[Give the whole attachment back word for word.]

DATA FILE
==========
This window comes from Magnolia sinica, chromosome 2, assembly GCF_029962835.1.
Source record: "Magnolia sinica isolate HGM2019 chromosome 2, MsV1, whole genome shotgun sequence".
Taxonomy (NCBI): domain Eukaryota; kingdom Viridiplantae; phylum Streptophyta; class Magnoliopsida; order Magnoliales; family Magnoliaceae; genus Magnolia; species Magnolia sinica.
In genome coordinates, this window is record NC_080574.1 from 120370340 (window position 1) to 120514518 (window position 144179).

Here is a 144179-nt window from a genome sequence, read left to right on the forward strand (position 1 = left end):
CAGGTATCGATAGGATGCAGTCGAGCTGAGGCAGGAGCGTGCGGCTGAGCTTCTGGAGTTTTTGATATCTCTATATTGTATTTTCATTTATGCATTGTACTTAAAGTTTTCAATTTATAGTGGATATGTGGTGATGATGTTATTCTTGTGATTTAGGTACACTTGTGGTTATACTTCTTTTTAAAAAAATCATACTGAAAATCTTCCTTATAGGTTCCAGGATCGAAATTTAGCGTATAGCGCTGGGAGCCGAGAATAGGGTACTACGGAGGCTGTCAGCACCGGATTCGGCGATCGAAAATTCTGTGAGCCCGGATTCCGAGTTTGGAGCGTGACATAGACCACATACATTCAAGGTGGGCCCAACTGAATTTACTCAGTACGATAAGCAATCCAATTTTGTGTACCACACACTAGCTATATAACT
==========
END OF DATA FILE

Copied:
This window comes from Magnolia sinica, chromosome 2, assembly GCF_029962835.1.
Source record: "Magnolia sinica isolate HGM2019 chromosome 2, MsV1, whole genome shotgun sequence".
Taxonomy (NCBI): domain Eukaryota; kingdom Viridiplantae; phylum Streptophyta; class Magnoliopsida; order Magnoliales; family Magnoliaceae; genus Magnolia; species Magnolia sinica.
In genome coordinates, this window is record NC_080574.1 from 120370340 (window position 1) to 120514518 (window position 144179).

Here is a 144179-nt window from a genome sequence, read left to right on the forward strand (position 1 = left end):
CAGGTATCGATAGGATGCAGTCGAGCTGAGGCAGGAGCGTGCGGCTGAGCTTCTGGAGTTTTTGATATCTCTATATTGTATTTTCATTTATGCATTGTACTTAAAGTTTTCAATTTATAGTGGATATGTGGTGATGATGTTATTCTTGTGATTTAGGTACACTTGTGGTTATACTTCTTTTTAAAAAAATCATACTGAAAATCTTCCTTATAGGTTCCAGGATCGAAATTTAGCGTATAGCGCTGGGAGCCGAGAATAGGGTACTACGGAGGCTGTCAGCACCGGATTCGGCGATCGAAAATTCTGTGAGCCCGGATTCCGAGTTTGGAGCGTGACATAGACCACATACATTCAAGGTGGGCCCAACTGAATTTACTCAGTACGATAAGCAATCCAATTTTGTGTACCACACACTAGCTATATAACT